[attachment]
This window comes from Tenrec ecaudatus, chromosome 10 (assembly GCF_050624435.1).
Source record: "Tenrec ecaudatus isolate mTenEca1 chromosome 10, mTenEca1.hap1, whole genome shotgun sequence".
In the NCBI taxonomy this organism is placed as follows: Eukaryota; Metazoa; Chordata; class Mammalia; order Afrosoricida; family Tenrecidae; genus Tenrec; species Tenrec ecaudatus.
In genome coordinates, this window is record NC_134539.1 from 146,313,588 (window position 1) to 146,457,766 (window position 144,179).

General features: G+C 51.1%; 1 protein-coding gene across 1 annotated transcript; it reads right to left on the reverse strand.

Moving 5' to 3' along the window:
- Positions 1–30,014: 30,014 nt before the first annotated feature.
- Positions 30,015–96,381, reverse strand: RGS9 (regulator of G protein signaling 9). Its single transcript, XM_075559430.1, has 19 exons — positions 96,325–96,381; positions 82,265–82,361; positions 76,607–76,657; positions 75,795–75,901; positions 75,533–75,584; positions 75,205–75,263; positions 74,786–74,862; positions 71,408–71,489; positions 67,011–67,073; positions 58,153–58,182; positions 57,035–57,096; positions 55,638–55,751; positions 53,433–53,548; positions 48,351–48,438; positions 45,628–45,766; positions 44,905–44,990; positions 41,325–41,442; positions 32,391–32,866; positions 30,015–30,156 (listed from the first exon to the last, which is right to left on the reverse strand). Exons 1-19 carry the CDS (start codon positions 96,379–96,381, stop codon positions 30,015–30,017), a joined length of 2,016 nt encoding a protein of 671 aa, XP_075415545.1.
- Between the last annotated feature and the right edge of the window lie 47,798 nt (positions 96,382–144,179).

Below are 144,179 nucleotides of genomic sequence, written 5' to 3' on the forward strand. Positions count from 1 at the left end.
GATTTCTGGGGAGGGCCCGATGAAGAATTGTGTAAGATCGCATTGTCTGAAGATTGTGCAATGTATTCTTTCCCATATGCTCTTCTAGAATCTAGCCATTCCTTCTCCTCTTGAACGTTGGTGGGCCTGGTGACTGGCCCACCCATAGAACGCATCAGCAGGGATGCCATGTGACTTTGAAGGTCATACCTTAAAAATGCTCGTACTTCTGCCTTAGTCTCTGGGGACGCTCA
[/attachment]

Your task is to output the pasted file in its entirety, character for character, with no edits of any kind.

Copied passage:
This window comes from Tenrec ecaudatus, chromosome 10 (assembly GCF_050624435.1).
Source record: "Tenrec ecaudatus isolate mTenEca1 chromosome 10, mTenEca1.hap1, whole genome shotgun sequence".
In the NCBI taxonomy this organism is placed as follows: Eukaryota; Metazoa; Chordata; class Mammalia; order Afrosoricida; family Tenrecidae; genus Tenrec; species Tenrec ecaudatus.
In genome coordinates, this window is record NC_134539.1 from 146,313,588 (window position 1) to 146,457,766 (window position 144,179).

General features: G+C 51.1%; 1 protein-coding gene across 1 annotated transcript; it reads right to left on the reverse strand.

Moving 5' to 3' along the window:
- Positions 1–30,014: 30,014 nt before the first annotated feature.
- Positions 30,015–96,381, reverse strand: RGS9 (regulator of G protein signaling 9). Its single transcript, XM_075559430.1, has 19 exons — positions 96,325–96,381; positions 82,265–82,361; positions 76,607–76,657; positions 75,795–75,901; positions 75,533–75,584; positions 75,205–75,263; positions 74,786–74,862; positions 71,408–71,489; positions 67,011–67,073; positions 58,153–58,182; positions 57,035–57,096; positions 55,638–55,751; positions 53,433–53,548; positions 48,351–48,438; positions 45,628–45,766; positions 44,905–44,990; positions 41,325–41,442; positions 32,391–32,866; positions 30,015–30,156 (listed from the first exon to the last, which is right to left on the reverse strand). Exons 1-19 carry the CDS (start codon positions 96,379–96,381, stop codon positions 30,015–30,017), a joined length of 2,016 nt encoding a protein of 671 aa, XP_075415545.1.
- Between the last annotated feature and the right edge of the window lie 47,798 nt (positions 96,382–144,179).

Below are 144,179 nucleotides of genomic sequence, written 5' to 3' on the forward strand. Positions count from 1 at the left end.
GATTTCTGGGGAGGGCCCGATGAAGAATTGTGTAAGATCGCATTGTCTGAAGATTGTGCAATGTATTCTTTCCCATATGCTCTTCTAGAATCTAGCCATTCCTTCTCCTCTTGAACGTTGGTGGGCCTGGTGACTGGCCCACCCATAGAACGCATCAGCAGGGATGCCATGTGACTTTGAAGGTCATACCTTAAAAATGCTCGTACTTCTGCCTTAGTCTCTGGGGACGCTCA